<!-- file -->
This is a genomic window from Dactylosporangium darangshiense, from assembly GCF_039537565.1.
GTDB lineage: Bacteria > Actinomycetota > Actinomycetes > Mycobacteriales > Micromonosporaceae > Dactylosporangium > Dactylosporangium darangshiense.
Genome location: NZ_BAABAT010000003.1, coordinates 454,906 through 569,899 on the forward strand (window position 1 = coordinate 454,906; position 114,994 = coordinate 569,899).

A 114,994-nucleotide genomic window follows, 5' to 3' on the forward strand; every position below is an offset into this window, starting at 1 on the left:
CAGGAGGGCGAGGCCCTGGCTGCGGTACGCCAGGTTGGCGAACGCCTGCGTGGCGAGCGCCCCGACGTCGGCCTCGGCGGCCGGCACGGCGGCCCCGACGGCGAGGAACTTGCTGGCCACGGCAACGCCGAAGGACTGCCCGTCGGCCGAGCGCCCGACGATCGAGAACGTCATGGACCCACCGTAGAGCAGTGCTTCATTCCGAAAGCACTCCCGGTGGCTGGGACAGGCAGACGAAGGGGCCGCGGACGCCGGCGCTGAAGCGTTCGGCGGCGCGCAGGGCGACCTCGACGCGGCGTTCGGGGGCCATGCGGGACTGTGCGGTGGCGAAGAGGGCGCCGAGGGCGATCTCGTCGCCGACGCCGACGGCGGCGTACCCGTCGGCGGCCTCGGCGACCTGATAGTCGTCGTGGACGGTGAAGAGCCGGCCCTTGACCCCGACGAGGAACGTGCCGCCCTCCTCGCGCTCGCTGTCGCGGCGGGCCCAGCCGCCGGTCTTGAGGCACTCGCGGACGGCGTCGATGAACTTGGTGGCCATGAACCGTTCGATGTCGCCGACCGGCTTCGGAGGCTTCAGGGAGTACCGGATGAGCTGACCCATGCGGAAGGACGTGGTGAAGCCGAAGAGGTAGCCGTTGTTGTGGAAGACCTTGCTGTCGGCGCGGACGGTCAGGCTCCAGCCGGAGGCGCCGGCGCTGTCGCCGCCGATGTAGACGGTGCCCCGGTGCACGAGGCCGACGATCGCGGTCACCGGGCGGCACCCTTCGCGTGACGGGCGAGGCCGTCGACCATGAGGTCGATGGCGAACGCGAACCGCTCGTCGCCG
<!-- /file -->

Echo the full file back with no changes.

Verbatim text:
This is a genomic window from Dactylosporangium darangshiense, from assembly GCF_039537565.1.
GTDB lineage: Bacteria > Actinomycetota > Actinomycetes > Mycobacteriales > Micromonosporaceae > Dactylosporangium > Dactylosporangium darangshiense.
Genome location: NZ_BAABAT010000003.1, coordinates 454,906 through 569,899 on the forward strand (window position 1 = coordinate 454,906; position 114,994 = coordinate 569,899).

A 114,994-nucleotide genomic window follows, 5' to 3' on the forward strand; every position below is an offset into this window, starting at 1 on the left:
CAGGAGGGCGAGGCCCTGGCTGCGGTACGCCAGGTTGGCGAACGCCTGCGTGGCGAGCGCCCCGACGTCGGCCTCGGCGGCCGGCACGGCGGCCCCGACGGCGAGGAACTTGCTGGCCACGGCAACGCCGAAGGACTGCCCGTCGGCCGAGCGCCCGACGATCGAGAACGTCATGGACCCACCGTAGAGCAGTGCTTCATTCCGAAAGCACTCCCGGTGGCTGGGACAGGCAGACGAAGGGGCCGCGGACGCCGGCGCTGAAGCGTTCGGCGGCGCGCAGGGCGACCTCGACGCGGCGTTCGGGGGCCATGCGGGACTGTGCGGTGGCGAAGAGGGCGCCGAGGGCGATCTCGTCGCCGACGCCGACGGCGGCGTACCCGTCGGCGGCCTCGGCGACCTGATAGTCGTCGTGGACGGTGAAGAGCCGGCCCTTGACCCCGACGAGGAACGTGCCGCCCTCCTCGCGCTCGCTGTCGCGGCGGGCCCAGCCGCCGGTCTTGAGGCACTCGCGGACGGCGTCGATGAACTTGGTGGCCATGAACCGTTCGATGTCGCCGACCGGCTTCGGAGGCTTCAGGGAGTACCGGATGAGCTGACCCATGCGGAAGGACGTGGTGAAGCCGAAGAGGTAGCCGTTGTTGTGGAAGACCTTGCTGTCGGCGCGGACGGTCAGGCTCCAGCCGGAGGCGCCGGCGCTGTCGCCGCCGATGTAGACGGTGCCCCGGTGCACGAGGCCGACGATCGCGGTCACCGGGCGGCACCCTTCGCGTGACGGGCGAGGCCGTCGACCATGAGGTCGATGGCGAACGCGAACCGCTCGTCGCCG